Seventy years after Gandhi’s assassination on the streets of New Delhi, Ramachandra Guha’s new book, Gandhi: The Years That Changed the World, 1914-48, reopens a familiar debate around his legacy. What was Gandhi’s message? What were his politics? What can we learn from him today? And is he still relevant?
Guha, presenting the second half of a biography that began with his 2013 book, Gandhi Before India, offers a straightforward but detailed narrative in which “the Mahatma” negotiates a principled path between the warring political trends of the age. Historian of empire, Bernard Porter, welcomed Guha’s work and its subtle defence of a “gentler, more tolerant and consensual forms of politics” that is now, in the age of Donald Trump, Brexit and Jair Bolsonaro in Brazil, on the decline in the West and elsewhere.
Others are more biting. Fellow Gandhi scholar Faisal Devji charges Guha with neutralising the Mahatma’s radicalism. Meanwhile, author Pankaj Mishra, re-examining Gandhi’s writings in a “post-truth age” of “furious revisionism,” uncovers a “relentlessly counter-intuitive thought” left untapped by Guha’s tales of a “bland do-gooder.”
All these accounts, however, seek to resurrect Gandhi as a political mentor for today. Modern politics—and its new formula of Twitter hashtags, populist sloganeering, and strongman dictators—may seem an unlikely place for the teachings of Gandhi to offer fresh inspiration. But just such a thing also happened during the Cold War, when politics faced some very similar problems.
Gandhi is sometimes imagined sitting beside a spinning wheel pouring scorn on science and modernity. Indeed, when asked by a reporter what he thought of “Western civilisation,” he famously replied: “I think it would be a good idea.”
But his politics were more complex than this. Gandhi read the works of Western political thinkers including John Ruskin and Leo Tolstoy. India was being sucked into a global economy based on the exploitation and automation of labour. Industrial capitalism—and its partner, imperialism—only cemented uneven power relations and alienated one Indian from the next. He believed what was needed, instead, was a social and economic life based around local production for local needs, something that would also foster greater cultural enjoyment.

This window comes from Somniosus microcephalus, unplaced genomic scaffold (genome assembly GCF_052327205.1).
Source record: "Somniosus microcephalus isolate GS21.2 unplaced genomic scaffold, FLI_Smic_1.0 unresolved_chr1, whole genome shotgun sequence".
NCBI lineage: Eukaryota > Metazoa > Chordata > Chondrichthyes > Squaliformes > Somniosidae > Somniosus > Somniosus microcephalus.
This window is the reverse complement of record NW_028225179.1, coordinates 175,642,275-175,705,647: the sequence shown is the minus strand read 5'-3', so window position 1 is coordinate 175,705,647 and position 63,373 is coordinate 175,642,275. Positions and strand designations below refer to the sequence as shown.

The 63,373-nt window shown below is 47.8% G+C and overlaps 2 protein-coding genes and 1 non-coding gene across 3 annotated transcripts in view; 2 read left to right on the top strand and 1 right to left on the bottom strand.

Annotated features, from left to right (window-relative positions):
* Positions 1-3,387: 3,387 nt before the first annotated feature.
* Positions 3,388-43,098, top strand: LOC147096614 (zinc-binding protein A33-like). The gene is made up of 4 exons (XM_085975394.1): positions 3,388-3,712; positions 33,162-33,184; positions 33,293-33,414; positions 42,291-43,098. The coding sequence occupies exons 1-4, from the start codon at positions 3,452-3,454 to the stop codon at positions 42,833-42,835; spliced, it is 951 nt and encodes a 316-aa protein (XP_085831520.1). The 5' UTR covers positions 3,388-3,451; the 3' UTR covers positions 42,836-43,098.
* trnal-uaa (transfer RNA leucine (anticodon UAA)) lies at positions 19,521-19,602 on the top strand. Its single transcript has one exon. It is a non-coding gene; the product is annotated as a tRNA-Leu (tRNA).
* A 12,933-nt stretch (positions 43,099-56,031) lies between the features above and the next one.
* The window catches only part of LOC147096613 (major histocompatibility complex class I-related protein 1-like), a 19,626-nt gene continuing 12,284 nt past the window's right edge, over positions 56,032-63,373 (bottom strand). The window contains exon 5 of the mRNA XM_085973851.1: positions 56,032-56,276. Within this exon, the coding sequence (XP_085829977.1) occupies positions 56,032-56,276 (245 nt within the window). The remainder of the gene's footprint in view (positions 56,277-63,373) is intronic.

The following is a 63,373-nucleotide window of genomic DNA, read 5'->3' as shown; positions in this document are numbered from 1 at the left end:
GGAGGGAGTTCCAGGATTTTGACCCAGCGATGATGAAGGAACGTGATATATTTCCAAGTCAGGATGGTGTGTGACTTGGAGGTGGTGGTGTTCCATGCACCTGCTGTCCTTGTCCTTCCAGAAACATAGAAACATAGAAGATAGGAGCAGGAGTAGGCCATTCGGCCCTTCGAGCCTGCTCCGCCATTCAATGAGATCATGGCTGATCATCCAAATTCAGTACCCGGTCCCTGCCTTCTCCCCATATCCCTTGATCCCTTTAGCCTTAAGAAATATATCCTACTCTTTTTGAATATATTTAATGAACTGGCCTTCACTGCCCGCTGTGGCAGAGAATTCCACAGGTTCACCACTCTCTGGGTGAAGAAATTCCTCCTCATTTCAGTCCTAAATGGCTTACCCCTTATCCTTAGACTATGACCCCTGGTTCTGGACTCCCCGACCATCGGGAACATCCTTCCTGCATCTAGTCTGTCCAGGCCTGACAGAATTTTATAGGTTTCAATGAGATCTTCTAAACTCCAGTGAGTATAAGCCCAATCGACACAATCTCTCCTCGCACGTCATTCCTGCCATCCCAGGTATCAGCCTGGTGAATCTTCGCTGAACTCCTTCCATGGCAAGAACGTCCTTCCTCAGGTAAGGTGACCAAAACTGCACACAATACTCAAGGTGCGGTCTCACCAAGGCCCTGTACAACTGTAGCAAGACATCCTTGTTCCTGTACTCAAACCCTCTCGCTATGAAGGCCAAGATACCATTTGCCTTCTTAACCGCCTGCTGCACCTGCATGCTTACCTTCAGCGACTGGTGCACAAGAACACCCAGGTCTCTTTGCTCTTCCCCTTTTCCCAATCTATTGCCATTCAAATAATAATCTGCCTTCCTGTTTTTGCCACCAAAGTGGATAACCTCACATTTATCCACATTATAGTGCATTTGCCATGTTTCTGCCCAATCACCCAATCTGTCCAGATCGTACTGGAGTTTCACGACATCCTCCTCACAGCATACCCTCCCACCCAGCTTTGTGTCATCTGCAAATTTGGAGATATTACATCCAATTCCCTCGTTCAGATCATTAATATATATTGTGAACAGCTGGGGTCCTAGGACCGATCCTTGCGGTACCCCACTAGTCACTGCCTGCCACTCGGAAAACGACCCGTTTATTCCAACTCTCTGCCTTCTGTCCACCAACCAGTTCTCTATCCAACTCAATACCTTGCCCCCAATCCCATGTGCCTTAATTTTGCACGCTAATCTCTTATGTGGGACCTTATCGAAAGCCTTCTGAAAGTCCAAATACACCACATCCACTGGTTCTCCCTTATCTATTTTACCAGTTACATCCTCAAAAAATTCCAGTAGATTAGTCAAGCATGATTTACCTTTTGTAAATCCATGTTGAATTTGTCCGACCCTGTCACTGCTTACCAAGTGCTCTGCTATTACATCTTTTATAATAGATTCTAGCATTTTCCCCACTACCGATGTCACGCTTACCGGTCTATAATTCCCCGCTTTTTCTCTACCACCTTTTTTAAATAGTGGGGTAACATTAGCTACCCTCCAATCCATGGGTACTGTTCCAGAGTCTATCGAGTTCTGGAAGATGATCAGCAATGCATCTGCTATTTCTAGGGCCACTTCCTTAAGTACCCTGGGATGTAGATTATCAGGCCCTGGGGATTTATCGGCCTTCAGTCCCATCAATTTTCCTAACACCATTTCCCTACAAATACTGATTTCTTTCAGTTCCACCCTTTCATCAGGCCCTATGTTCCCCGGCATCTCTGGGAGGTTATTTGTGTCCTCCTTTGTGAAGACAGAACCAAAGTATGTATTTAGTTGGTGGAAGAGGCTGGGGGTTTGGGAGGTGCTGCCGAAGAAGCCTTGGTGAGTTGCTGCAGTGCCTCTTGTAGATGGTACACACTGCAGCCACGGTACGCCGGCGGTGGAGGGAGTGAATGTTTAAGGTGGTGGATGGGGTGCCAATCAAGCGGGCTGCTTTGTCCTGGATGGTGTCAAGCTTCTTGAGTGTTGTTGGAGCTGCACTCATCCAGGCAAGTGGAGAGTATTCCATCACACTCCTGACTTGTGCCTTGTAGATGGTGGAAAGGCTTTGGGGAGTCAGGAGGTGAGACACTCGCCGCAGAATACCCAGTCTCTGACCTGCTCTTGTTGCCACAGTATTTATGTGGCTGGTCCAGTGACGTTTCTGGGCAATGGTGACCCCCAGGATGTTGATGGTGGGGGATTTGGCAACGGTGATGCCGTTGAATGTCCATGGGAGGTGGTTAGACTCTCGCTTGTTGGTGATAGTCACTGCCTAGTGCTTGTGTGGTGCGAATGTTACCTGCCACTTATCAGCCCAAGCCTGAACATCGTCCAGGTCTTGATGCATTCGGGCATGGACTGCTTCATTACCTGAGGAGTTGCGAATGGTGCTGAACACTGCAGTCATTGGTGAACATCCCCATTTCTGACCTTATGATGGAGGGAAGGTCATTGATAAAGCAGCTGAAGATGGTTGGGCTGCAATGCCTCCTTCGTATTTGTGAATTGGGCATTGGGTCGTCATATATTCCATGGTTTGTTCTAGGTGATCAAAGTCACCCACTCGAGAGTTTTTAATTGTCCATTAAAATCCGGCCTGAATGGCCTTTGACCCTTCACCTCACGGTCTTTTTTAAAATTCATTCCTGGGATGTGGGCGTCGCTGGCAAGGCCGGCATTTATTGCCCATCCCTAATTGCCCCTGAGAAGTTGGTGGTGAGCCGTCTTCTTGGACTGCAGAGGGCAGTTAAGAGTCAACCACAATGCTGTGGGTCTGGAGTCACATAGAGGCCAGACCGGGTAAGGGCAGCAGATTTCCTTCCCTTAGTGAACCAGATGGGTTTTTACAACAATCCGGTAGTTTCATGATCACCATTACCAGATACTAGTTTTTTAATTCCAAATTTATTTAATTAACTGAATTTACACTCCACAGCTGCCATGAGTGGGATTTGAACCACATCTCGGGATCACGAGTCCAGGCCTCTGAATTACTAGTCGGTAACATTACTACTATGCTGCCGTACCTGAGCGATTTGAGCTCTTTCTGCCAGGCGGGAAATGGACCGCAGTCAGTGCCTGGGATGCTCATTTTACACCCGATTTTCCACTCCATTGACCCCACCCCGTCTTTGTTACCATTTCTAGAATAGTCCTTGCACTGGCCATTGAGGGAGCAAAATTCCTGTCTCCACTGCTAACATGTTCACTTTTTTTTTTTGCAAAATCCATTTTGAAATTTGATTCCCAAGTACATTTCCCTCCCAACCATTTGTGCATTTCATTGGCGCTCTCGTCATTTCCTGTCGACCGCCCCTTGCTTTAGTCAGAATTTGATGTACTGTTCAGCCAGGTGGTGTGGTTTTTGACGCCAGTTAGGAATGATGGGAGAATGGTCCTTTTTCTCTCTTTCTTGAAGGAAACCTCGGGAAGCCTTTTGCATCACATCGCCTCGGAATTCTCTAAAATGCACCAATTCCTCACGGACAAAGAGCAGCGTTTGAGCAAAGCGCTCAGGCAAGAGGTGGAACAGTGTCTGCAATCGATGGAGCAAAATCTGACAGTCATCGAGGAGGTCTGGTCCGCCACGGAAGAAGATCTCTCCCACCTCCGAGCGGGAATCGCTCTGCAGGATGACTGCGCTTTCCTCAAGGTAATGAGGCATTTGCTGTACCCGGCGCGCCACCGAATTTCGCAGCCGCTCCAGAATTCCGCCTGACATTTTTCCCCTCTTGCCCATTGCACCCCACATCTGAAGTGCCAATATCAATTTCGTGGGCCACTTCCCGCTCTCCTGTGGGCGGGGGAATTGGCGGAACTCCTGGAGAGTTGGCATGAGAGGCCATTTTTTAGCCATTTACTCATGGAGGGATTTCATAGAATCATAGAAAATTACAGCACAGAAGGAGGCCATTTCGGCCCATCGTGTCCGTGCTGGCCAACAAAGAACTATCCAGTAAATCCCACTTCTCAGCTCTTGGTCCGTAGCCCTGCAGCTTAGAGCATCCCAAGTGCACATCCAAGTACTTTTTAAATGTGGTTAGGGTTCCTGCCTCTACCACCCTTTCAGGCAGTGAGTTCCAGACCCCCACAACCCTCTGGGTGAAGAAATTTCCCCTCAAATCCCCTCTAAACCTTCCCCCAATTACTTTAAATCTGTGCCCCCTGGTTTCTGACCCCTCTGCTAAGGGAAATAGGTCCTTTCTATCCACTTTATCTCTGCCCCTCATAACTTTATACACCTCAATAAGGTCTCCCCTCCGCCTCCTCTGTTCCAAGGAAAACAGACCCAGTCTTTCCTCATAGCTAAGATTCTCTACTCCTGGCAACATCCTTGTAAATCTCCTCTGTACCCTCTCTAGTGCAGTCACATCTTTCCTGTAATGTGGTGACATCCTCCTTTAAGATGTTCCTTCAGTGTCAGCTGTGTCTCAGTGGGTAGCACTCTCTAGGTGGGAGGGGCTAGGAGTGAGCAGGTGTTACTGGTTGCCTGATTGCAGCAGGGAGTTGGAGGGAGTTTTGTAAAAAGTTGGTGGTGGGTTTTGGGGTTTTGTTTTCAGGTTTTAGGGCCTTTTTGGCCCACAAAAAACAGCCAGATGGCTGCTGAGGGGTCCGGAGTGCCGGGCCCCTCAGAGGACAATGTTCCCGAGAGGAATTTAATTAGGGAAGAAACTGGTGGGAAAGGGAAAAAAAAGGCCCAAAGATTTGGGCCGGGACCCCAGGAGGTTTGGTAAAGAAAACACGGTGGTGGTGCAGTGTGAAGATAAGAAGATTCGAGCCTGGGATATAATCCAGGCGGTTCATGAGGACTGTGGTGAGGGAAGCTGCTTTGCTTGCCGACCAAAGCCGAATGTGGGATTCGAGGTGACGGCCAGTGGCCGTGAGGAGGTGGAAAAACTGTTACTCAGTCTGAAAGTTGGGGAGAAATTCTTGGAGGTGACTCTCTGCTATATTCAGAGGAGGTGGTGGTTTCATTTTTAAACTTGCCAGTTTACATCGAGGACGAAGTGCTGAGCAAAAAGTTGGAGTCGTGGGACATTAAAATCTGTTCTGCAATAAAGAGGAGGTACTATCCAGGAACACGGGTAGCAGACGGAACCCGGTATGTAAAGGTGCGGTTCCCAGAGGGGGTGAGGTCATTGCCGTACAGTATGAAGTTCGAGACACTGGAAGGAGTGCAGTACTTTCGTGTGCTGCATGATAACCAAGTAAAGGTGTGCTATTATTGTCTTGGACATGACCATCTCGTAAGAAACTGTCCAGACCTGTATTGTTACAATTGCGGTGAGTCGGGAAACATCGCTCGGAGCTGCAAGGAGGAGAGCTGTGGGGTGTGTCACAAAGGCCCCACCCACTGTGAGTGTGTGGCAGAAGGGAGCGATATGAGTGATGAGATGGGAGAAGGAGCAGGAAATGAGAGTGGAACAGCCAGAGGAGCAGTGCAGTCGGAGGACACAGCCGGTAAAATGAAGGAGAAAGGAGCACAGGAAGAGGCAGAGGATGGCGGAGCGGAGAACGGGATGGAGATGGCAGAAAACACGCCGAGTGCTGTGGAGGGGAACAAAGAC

But is the current post-truth age still able to make use of this simple, authentic message?
A look into early 1950s Indian history provides some clues. When India achieved independence in August 1947— with Jawaharlal Nehru as its first prime minister—Gandhi, it is supposed, remained as a spiritual and moral, rather than political, guide. His vision of a “village India” died in 1948 with his assassin Nathuram Godse’s bullet. And as Cold War ideological competition ramped up between communism and capitalism, rapid and centralised economic growth seemed inevitable.
Some intellectuals, however, returned to the Mahatma’s ideas in this new and hostile climate. In 1950, the CIA covertly funded the formation of the Congress for Cultural Freedom (CCF), an organisation which brought together liberal and leftist intellectuals from around the world to discuss the threat posed by Soviet collectivism to free cultural expression.